Measurement uncertainty

Measurement uncertainty – Uncertainty that arises when the result of applying a measurement basis is imprecise and can be determined only with a range.

Measurement uncertainty arises when a measure cannot be determined directly by observing prices in an active market and must instead be estimated.

The level of measurement uncertainty associated with a particular measurement basis may affect whether information provided by that measurement basis provides a faithful representation of an entity’s financial position and financial performance. A high level of measurement uncertainty does not necessarily prevent the use of a measurement basis that provides relevant information.

However, in some cases the level of measurement uncertainty is so high that information provided by a measurement basis might not provide … Read more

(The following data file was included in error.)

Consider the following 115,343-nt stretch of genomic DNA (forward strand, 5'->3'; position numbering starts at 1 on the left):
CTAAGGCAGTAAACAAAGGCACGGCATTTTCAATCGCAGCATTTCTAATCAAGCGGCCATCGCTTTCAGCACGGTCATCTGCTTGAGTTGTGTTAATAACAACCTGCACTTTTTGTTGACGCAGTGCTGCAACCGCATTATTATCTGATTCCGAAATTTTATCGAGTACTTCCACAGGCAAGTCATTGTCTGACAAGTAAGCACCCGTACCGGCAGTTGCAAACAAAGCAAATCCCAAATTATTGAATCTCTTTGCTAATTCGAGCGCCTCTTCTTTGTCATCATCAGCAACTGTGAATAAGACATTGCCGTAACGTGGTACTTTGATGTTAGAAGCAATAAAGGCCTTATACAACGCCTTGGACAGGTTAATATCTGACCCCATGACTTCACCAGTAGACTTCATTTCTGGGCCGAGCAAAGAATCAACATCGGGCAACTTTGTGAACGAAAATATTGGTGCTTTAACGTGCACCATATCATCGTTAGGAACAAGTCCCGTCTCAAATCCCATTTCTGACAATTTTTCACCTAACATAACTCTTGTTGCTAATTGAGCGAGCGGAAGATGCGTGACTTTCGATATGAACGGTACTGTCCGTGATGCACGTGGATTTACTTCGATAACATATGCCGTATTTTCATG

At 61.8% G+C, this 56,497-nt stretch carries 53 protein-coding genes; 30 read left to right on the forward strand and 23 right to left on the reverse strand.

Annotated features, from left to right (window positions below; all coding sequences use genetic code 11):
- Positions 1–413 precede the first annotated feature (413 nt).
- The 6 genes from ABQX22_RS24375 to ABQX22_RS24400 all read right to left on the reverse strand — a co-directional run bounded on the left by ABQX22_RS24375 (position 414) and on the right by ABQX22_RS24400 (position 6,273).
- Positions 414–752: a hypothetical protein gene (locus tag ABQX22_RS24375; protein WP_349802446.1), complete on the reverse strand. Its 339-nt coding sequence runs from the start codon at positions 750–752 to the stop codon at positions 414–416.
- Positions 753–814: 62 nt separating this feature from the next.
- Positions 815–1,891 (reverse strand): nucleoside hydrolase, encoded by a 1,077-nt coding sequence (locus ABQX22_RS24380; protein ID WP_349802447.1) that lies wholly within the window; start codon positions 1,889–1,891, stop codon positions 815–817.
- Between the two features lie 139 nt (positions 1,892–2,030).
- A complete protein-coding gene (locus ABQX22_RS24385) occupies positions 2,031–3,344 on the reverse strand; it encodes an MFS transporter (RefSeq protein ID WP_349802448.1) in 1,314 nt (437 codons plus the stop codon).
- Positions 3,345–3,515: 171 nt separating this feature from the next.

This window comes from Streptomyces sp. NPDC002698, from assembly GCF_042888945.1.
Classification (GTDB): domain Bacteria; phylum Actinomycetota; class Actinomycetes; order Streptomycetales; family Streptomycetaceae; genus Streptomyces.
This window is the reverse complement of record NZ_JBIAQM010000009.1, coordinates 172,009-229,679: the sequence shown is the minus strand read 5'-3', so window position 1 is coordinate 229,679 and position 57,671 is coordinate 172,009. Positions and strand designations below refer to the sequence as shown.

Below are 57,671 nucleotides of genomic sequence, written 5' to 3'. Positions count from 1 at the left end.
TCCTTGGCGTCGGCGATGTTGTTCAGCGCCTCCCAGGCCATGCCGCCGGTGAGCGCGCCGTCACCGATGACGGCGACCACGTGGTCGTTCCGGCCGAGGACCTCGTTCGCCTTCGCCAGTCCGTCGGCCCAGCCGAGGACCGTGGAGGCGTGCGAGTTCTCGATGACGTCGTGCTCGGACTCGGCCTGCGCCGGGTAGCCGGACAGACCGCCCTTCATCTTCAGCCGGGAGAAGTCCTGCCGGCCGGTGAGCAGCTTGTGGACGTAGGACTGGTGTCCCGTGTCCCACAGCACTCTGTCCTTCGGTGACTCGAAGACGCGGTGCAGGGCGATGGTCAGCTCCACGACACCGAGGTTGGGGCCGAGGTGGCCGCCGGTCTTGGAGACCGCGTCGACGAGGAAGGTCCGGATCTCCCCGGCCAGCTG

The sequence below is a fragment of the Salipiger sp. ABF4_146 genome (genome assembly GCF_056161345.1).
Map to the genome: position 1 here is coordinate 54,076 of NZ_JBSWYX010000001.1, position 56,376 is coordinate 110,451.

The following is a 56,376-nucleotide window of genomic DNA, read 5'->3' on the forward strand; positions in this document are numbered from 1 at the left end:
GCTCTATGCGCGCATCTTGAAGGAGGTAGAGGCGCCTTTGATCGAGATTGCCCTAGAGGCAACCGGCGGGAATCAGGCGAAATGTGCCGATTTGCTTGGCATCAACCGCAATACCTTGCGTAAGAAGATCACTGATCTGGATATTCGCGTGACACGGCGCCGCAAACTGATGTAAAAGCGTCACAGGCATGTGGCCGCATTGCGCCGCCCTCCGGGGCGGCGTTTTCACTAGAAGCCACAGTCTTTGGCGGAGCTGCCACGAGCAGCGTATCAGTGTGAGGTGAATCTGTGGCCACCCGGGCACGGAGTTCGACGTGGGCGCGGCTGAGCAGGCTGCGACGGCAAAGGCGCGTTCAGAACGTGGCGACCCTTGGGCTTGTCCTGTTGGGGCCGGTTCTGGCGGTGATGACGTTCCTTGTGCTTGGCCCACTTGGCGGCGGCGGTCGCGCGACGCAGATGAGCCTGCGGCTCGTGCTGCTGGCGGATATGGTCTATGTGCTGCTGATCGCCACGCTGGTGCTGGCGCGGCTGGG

Leveraged buyout IFRS 3 best reporting

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Leveraged buyout IFRS 3 best reporting – In corporate finance, a leveraged buyout (LBO) is a transaction where a company is acquired using debt as the main source of consideration. These transactions typically occur when a private equity (PE) firm borrows as much as they can from a variety of lenders (up to 70 or 80 percent of the purchase price) and funds the balance with their own equity. Leveraged buyout IFRS 3 best reporting

1 The process and business reason

The use of leverage (debt) enhances expected returns to the private equity firm. By putting in as little of their own money as possible, PE firms can achieve a large return on equity (ROE) and internal … Read more

Fair value

IAS 32, IAS 36, IFRS 1, IFRS 9, IFRS 13 Definition Fair value: